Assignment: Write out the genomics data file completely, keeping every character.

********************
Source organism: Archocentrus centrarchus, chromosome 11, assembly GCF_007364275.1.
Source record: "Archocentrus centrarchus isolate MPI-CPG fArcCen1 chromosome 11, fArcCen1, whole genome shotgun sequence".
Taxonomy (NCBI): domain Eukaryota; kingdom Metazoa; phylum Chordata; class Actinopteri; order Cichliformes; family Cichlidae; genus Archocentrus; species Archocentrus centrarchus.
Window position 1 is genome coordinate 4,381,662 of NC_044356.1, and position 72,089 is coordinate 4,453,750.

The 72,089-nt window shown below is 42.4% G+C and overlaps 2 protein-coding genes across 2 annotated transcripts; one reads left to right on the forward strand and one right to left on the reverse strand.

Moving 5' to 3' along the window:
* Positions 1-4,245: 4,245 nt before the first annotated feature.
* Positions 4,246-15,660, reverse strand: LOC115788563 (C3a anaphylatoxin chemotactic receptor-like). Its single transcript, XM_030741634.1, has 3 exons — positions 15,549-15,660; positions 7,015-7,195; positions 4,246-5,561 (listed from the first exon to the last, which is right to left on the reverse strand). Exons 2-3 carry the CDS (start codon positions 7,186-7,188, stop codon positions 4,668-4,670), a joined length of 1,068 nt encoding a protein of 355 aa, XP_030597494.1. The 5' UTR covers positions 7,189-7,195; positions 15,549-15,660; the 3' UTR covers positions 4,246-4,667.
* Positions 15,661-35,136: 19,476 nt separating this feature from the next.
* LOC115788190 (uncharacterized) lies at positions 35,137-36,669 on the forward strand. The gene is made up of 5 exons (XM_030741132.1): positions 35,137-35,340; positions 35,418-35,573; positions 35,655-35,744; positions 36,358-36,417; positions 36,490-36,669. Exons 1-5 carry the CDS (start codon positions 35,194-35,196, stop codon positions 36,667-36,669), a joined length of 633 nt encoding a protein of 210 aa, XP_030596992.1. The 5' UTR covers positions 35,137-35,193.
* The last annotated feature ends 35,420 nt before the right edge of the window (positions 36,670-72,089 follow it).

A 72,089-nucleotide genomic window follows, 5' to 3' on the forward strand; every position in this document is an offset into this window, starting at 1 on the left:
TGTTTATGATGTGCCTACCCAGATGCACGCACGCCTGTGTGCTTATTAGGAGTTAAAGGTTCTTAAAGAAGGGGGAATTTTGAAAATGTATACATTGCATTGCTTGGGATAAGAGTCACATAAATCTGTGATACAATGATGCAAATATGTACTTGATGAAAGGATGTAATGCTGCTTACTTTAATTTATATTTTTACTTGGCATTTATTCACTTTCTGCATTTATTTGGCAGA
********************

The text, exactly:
Source organism: Archocentrus centrarchus, chromosome 11, assembly GCF_007364275.1.
Source record: "Archocentrus centrarchus isolate MPI-CPG fArcCen1 chromosome 11, fArcCen1, whole genome shotgun sequence".
Taxonomy (NCBI): domain Eukaryota; kingdom Metazoa; phylum Chordata; class Actinopteri; order Cichliformes; family Cichlidae; genus Archocentrus; species Archocentrus centrarchus.
Window position 1 is genome coordinate 4,381,662 of NC_044356.1, and position 72,089 is coordinate 4,453,750.

The 72,089-nt window shown below is 42.4% G+C and overlaps 2 protein-coding genes across 2 annotated transcripts; one reads left to right on the forward strand and one right to left on the reverse strand.

Moving 5' to 3' along the window:
* Positions 1-4,245: 4,245 nt before the first annotated feature.
* Positions 4,246-15,660, reverse strand: LOC115788563 (C3a anaphylatoxin chemotactic receptor-like). Its single transcript, XM_030741634.1, has 3 exons — positions 15,549-15,660; positions 7,015-7,195; positions 4,246-5,561 (listed from the first exon to the last, which is right to left on the reverse strand). Exons 2-3 carry the CDS (start codon positions 7,186-7,188, stop codon positions 4,668-4,670), a joined length of 1,068 nt encoding a protein of 355 aa, XP_030597494.1. The 5' UTR covers positions 7,189-7,195; positions 15,549-15,660; the 3' UTR covers positions 4,246-4,667.
* Positions 15,661-35,136: 19,476 nt separating this feature from the next.
* LOC115788190 (uncharacterized) lies at positions 35,137-36,669 on the forward strand. The gene is made up of 5 exons (XM_030741132.1): positions 35,137-35,340; positions 35,418-35,573; positions 35,655-35,744; positions 36,358-36,417; positions 36,490-36,669. Exons 1-5 carry the CDS (start codon positions 35,194-35,196, stop codon positions 36,667-36,669), a joined length of 633 nt encoding a protein of 210 aa, XP_030596992.1. The 5' UTR covers positions 35,137-35,193.
* The last annotated feature ends 35,420 nt before the right edge of the window (positions 36,670-72,089 follow it).

A 72,089-nucleotide genomic window follows, 5' to 3' on the forward strand; every position in this document is an offset into this window, starting at 1 on the left:
TGTTTATGATGTGCCTACCCAGATGCACGCACGCCTGTGTGCTTATTAGGAGTTAAAGGTTCTTAAAGAAGGGGGAATTTTGAAAATGTATACATTGCATTGCTTGGGATAAGAGTCACATAAATCTGTGATACAATGATGCAAATATGTACTTGATGAAAGGATGTAATGCTGCTTACTTTAATTTATATTTTTACTTGGCATTTATTCACTTTCTGCATTTATTTGGCAGA